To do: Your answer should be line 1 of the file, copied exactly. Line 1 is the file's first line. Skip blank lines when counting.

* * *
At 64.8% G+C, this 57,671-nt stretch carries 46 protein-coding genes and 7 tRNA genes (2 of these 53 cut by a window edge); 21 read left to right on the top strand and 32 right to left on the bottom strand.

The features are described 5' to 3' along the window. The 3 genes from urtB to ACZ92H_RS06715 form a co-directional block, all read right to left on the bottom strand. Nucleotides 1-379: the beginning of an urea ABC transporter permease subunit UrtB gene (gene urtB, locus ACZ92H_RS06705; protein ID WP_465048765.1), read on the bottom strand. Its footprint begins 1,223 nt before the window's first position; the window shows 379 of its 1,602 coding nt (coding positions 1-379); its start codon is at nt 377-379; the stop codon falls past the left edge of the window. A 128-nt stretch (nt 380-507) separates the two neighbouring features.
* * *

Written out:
At 64.8% G+C, this 57,671-nt stretch carries 46 protein-coding genes and 7 tRNA genes (2 of these 53 cut by a window edge); 21 read left to right on the top strand and 32 right to left on the bottom strand.